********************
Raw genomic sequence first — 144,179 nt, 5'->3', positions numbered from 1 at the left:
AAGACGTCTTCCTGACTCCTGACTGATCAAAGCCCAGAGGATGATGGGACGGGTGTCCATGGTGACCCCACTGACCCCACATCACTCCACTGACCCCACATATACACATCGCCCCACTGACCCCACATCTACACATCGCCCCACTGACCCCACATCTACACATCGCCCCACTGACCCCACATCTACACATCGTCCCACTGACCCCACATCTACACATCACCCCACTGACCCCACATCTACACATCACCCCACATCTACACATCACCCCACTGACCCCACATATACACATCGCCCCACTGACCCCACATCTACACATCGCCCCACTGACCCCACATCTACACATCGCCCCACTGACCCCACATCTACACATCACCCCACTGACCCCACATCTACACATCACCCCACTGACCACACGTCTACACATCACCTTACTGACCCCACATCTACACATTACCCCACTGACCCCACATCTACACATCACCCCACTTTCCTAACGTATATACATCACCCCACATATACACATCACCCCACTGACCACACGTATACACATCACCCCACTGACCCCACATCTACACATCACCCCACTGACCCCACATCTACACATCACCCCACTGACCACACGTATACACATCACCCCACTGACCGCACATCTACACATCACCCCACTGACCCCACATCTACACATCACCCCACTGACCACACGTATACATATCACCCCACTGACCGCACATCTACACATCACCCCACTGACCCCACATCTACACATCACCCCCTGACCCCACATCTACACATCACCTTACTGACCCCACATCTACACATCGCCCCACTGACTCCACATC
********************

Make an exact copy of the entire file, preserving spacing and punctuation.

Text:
Raw genomic sequence first — 144,179 nt, 5'->3', positions numbered from 1 at the left:
AAGACGTCTTCCTGACTCCTGACTGATCAAAGCCCAGAGGATGATGGGACGGGTGTCCATGGTGACCCCACTGACCCCACATCACTCCACTGACCCCACATATACACATCGCCCCACTGACCCCACATCTACACATCGCCCCACTGACCCCACATCTACACATCGCCCCACTGACCCCACATCTACACATCGTCCCACTGACCCCACATCTACACATCACCCCACTGACCCCACATCTACACATCACCCCACATCTACACATCACCCCACTGACCCCACATATACACATCGCCCCACTGACCCCACATCTACACATCGCCCCACTGACCCCACATCTACACATCGCCCCACTGACCCCACATCTACACATCACCCCACTGACCCCACATCTACACATCACCCCACTGACCACACGTCTACACATCACCTTACTGACCCCACATCTACACATTACCCCACTGACCCCACATCTACACATCACCCCACTTTCCTAACGTATATACATCACCCCACATATACACATCACCCCACTGACCACACGTATACACATCACCCCACTGACCCCACATCTACACATCACCCCACTGACCCCACATCTACACATCACCCCACTGACCACACGTATACACATCACCCCACTGACCGCACATCTACACATCACCCCACTGACCCCACATCTACACATCACCCCACTGACCACACGTATACATATCACCCCACTGACCGCACATCTACACATCACCCCACTGACCCCACATCTACACATCACCCCCTGACCCCACATCTACACATCACCTTACTGACCCCACATCTACACATCGCCCCACTGACTCCACATC